Rep. Charlie Rose (D-N.C.) yesterday persuaded House colleagues to keep the South's peanut price-support machine running.

Rose got fellow delegates to a House-Senate conference on a new farm bill to raise price supports and retain federal market protections for peanuts, even though they had been eliminated in the House by a margin of almost 100 votes.

It was the second time in a week that the House conferees had repudiated a floor position on a major commodity-- sugar was rescued earlier--and the chief peanut critic warned that the new shell game won't work.

Rep. Stanley N. Lundine (D-N.Y.), who led the House floor move against peanut acreage and poundage allotments, told the conference that final passage of the compromise farm bill would be further threatened by yesterday's action.

"I don't see how you expect this will not be an element in the defeat of this conference report," Lundine said. "The House conferees gave in to sugar and now this will more seriously jeopardize the conference report."

Rose, who earlier saved the tobacco support program from seemingly certain defeat in the House, mounted a similarly prodigious lobbying effort for the goober.

The House-approved language, offered by Lundine, had called for an end to the acreage and poundage controls that make peanut-growing an exclusive right in a few, mostly southern, states. Under Lundine, peanuts could have been grown for sale by anyone under a standard price support program.

The Senate had rejected a proposal similar to Lundine's and adopted a peanut support and production control program that retained growing rights for present poundage quota holders.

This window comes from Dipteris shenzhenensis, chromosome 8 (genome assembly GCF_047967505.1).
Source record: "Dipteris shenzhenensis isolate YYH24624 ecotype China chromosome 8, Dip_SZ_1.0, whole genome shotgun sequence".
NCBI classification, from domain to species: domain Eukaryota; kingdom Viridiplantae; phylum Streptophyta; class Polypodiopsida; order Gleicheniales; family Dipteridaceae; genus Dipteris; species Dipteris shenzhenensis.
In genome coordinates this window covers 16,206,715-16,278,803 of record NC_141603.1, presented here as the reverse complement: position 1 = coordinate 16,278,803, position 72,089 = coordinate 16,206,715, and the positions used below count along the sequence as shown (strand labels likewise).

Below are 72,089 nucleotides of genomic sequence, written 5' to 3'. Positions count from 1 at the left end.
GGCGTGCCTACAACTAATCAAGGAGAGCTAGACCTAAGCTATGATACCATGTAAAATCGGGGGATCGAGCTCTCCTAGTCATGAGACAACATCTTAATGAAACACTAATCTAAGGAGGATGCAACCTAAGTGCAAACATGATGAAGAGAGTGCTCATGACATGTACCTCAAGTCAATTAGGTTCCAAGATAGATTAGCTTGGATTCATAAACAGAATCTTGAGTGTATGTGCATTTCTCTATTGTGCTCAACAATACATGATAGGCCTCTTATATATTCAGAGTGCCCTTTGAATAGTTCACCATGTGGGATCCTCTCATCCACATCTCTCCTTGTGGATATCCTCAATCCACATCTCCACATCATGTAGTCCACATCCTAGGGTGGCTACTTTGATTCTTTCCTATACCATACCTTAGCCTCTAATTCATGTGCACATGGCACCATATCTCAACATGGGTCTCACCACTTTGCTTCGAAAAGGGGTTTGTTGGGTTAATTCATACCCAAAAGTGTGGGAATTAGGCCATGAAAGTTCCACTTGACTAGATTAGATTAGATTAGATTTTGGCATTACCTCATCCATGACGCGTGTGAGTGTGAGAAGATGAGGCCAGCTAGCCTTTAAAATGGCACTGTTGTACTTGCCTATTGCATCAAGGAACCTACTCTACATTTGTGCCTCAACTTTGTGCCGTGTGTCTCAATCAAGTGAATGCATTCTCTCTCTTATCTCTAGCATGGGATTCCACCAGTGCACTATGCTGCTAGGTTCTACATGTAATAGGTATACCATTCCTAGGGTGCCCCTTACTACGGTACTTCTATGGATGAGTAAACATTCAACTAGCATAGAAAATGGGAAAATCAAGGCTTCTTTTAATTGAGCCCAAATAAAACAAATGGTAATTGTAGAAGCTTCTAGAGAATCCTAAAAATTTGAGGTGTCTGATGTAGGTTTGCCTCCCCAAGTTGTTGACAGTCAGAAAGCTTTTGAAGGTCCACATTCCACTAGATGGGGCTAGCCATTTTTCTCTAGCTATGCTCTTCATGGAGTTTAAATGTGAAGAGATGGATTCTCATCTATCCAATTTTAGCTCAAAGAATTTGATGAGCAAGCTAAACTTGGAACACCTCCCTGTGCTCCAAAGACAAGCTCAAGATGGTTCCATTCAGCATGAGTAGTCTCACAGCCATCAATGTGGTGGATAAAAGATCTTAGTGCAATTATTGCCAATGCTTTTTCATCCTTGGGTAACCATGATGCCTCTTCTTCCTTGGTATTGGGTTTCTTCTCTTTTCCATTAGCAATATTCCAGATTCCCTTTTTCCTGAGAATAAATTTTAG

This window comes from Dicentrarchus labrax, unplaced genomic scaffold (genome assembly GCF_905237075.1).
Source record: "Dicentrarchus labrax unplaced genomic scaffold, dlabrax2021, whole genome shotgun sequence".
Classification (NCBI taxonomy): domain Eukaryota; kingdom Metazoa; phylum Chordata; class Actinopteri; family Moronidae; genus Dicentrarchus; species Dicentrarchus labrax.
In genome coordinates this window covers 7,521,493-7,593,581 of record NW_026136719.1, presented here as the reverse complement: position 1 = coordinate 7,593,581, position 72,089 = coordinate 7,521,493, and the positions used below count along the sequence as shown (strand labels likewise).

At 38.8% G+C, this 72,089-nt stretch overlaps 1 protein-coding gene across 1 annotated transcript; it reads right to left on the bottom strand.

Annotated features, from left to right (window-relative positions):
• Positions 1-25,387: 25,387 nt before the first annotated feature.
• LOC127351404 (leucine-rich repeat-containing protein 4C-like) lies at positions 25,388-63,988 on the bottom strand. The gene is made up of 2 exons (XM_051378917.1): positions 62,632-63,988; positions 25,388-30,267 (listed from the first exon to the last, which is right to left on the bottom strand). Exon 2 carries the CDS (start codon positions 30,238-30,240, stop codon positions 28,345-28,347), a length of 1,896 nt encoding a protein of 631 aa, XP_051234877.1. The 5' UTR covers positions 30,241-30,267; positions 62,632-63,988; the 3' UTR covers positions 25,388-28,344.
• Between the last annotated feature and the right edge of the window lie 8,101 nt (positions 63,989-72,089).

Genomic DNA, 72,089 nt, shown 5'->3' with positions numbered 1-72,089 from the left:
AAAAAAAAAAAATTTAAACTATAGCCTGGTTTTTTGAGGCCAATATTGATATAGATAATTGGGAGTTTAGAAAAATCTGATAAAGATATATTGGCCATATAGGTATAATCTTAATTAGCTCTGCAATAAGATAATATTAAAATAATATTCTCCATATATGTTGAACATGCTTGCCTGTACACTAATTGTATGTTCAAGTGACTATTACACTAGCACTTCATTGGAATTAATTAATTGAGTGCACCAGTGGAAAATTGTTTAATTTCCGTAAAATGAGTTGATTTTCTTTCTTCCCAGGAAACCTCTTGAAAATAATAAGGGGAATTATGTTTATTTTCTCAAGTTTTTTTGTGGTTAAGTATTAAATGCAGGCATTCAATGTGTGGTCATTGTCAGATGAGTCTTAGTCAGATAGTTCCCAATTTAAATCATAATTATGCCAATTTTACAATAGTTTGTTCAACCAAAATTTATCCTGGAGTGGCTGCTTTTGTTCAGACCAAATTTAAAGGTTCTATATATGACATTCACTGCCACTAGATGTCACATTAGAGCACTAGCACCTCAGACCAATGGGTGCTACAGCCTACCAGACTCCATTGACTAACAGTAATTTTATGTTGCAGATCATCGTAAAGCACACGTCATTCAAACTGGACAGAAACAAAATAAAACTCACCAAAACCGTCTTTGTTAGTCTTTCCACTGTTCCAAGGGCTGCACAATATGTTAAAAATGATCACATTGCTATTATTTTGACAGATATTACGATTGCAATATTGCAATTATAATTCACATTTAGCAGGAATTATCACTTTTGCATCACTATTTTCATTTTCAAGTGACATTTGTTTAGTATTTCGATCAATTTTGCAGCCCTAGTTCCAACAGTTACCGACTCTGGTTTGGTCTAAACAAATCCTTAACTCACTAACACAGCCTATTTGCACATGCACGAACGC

The Rose compromise would allow these quota holders to maintain most of their production, but permit new growers to enter the domestic edible nut market on a limited scale and grow all they want for crushing and export.

Lundine and Rep. Paul Findley (R-Ill.) argued vigorously against the Rose proposal, which they said was little better than the present system. "It still retains the system of landed privilege," Findley said.

He and Lundine offered several compromises, aimed at phasing out the present program, but the conferees were seeing things through Rose-colored glasses and they accepted no changes. Rose's plan also topped Lundine on another count, virtually assuring increased prices for peanut consumers in coming years.

Lundine's House-adopted plan left the price support loan level up to the agriculture secretary. Rose's language increased the support level from the present $455 a ton to $580. Higher support levels tend to push market prices higher. "This is a system that has to go," said Sen. Richard G. Lugar (R-Ind.), who had tried without success to revamp the program in the Senate. "It really has to come to an end...the question is whether it will go by revolution or by an evolutionary system."

The rebellion was put down yesterday and Rose assured fellow conferees that he would have no trouble getting the revised peanut program through the House.